The proven engine is a 1.0 TSI with 115 hp, a three-cylinder engine that we had already tested on the largest Volkswagen T-Roc last year, and which here promises higher performance with acceleration from 0 to 100 km / h in 10, 2 seconds and a maximum speed of 193 km / h. The small petrol, equipped with a particulate filter, almost always manages to hide the vibrations and the classic noise of the three cylinders, thanks to the good general soundproofing and to roundness in the satisfactory delivery. Not bad for the 200 Nm torque boost, but they really feel above 3,000 rpm. At lower speeds, in fact, to have a little more verve you need to scale down, a pleasant operation thanks to the 6-speed manual gearbox (5 ratios on the 95 hp version), equipped with a short stroke lever but with precise grafts; the clutch pedal is also light.

The perfect match, however, is the one with the 7-speed DSG gearbox, a double clutch that manages to best manage torque delivery throughout the arc. For 1,500 euros, this is a highly recommended optional. Consumption? The house declares an average of 4.9 liters of gasoline per 100 km in the WLTP cycle, even if in our test (characterized by different uphill roads traveled cheerfully) the onboard computer signaled an average of 7.5 liters per 100 km. We reserve an in-depth review to be able to detect "normalized" data.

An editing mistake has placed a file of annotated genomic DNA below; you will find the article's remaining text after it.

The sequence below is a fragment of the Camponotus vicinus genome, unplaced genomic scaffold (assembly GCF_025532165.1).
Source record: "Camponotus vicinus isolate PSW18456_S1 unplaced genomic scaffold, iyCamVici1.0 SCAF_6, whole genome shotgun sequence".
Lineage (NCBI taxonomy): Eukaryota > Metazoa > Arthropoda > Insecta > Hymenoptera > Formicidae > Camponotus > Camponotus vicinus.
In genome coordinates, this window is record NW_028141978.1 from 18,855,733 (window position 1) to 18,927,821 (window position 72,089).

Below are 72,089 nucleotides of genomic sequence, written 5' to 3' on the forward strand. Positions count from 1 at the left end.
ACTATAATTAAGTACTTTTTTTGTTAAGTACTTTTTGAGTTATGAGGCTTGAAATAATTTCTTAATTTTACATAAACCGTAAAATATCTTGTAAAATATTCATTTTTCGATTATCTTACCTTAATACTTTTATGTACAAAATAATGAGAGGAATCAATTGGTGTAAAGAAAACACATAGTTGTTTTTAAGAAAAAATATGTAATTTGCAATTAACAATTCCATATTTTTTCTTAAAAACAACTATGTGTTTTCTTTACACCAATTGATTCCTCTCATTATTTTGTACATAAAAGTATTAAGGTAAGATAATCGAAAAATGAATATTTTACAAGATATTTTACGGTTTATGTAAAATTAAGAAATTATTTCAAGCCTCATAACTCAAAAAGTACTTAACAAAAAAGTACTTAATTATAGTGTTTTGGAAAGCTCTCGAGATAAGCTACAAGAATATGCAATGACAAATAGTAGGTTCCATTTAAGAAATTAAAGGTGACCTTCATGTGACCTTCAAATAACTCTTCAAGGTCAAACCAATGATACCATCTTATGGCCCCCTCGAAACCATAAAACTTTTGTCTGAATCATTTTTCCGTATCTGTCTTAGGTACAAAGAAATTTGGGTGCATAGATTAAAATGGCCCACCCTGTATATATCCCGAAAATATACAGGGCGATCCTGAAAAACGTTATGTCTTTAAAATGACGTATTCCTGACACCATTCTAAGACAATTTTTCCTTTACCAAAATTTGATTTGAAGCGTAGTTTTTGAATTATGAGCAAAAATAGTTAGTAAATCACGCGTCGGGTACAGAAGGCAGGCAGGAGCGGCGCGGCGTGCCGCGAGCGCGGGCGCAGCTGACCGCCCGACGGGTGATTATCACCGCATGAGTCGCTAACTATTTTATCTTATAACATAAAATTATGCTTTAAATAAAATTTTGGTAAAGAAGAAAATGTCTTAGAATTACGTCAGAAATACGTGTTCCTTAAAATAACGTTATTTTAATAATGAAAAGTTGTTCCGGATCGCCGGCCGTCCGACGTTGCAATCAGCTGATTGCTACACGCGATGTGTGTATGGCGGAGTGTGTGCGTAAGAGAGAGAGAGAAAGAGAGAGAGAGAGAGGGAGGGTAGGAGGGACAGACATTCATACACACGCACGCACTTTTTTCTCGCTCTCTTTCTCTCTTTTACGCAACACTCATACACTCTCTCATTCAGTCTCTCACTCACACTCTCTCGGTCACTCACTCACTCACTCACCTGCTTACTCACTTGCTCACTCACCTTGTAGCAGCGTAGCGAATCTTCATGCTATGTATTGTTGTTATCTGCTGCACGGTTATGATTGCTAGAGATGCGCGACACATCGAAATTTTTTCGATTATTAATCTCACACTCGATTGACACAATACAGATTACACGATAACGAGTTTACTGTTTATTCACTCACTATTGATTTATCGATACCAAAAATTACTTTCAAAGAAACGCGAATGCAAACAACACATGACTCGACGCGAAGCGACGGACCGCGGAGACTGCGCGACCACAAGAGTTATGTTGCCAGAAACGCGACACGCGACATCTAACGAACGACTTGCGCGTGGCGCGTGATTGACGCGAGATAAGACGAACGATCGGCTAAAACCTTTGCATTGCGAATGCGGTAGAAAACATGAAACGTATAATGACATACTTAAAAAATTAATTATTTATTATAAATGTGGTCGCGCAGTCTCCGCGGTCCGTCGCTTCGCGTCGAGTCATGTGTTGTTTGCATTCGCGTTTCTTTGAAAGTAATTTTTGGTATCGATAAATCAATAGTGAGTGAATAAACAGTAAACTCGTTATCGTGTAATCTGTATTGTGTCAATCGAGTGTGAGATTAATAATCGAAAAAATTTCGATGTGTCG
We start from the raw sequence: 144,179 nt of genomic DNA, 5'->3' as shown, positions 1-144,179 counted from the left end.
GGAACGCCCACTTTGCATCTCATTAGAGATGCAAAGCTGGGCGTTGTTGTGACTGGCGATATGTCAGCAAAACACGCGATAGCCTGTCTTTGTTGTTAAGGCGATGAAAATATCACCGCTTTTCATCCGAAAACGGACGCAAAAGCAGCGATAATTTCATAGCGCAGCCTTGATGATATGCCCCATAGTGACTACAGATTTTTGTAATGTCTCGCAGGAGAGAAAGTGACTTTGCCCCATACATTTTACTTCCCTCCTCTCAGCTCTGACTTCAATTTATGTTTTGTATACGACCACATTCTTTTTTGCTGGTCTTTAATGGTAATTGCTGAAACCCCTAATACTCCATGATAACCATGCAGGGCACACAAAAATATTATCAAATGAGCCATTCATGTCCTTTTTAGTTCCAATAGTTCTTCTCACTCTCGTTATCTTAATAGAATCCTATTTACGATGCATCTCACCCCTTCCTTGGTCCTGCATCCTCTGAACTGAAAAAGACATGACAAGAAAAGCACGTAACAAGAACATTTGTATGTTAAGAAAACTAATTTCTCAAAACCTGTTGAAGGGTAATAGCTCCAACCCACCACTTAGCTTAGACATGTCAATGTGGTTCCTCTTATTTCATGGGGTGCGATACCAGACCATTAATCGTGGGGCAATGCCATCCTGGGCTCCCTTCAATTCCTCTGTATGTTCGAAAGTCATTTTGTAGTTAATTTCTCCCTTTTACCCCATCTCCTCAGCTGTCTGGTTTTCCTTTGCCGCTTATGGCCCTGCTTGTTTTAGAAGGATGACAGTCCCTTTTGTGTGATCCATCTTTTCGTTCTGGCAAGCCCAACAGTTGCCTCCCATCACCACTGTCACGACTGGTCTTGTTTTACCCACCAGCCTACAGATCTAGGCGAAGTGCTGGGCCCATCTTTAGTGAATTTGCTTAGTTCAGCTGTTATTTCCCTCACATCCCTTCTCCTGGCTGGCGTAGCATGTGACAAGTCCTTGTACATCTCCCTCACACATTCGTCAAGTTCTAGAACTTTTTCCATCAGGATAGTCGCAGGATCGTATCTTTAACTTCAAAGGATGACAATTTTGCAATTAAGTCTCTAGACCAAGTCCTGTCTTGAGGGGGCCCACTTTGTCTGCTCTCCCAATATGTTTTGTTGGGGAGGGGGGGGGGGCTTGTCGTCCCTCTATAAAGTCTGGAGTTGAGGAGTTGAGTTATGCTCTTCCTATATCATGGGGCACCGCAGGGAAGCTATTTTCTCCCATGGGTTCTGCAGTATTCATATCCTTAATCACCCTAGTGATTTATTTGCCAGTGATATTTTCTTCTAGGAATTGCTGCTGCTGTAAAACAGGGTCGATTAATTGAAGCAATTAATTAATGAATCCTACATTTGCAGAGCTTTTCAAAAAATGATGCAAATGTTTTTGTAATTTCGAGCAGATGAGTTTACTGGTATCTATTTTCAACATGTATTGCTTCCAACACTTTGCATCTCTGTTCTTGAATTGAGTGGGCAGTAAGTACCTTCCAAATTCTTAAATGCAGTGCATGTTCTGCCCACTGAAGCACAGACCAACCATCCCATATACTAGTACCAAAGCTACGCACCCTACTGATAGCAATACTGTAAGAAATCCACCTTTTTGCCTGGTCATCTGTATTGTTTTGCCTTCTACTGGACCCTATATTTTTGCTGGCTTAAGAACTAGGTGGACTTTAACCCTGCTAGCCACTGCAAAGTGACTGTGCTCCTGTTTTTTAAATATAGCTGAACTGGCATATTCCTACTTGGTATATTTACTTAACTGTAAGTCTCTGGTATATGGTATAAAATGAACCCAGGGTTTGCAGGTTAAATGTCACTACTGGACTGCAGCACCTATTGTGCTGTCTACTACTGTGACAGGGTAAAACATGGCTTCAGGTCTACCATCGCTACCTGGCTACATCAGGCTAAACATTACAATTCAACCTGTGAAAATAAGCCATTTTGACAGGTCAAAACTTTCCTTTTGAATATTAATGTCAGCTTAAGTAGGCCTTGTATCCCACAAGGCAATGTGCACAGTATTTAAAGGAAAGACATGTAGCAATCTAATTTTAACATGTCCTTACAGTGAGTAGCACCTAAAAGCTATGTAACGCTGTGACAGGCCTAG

All T-Cross versions include, as standard, the City Emergency Braking System, automatic emergency braking with Pedestrian Monitoring pedestrian recognition system.

Front Assist (front monitoring system) and Lane Assist, which is the system that keeps the car within the boundary lines (without centering the lane but using the ropes to choke the trajectory).

The Blind Spot Sensor (the sensor that detects the presence of vehicles in the blind corner) with Rear Traffic Alert function (warns of arrival of cars from the sides when reversing).

Optional (but standard already from the second Style level) the Adaptive Cruise Control (ACC) maintains the safety distance from the vehicle in front by adjusting the speed thanks to a front radar.

Which always works excellently, the proactive protection system occupant (by closing windows and roof, pre-tensioning the belts and maximizing brake pressure in the event of an accident) and the Park assist system for automatic parking.

Volkswagen T-Cross is positioned slightly higher at the level of attack price than the competition (Peugeot 2008, Renault Captur, Kia Sonic, Ford EcoSport), but justified by more opulent standard equipment and a fresher project. It starts at 19,000 euros for the 1.0 TSI 95 CV Urban version, a price that drops to 17,900 euros (-1,100 euros) for the launch period.

Optional on all at 235 euros the App Connect (with Apple CarPlay, Android Auto and additional USB port), while to have the Active Info Display digital instrumentation you need to spend 410 euros (only on Style, while it is standard on Advanced). The most advanced infotainment system with Discover Media navigator, online services Car-Net Guide & Inform Basic 36 Months and free map update, costs 810 euros (on Style and Advanced). Interesting, to have a complete endowment from the base, is the package that, with 700 euros, includes App Connect, parking sensors, and multifunction steering wheel.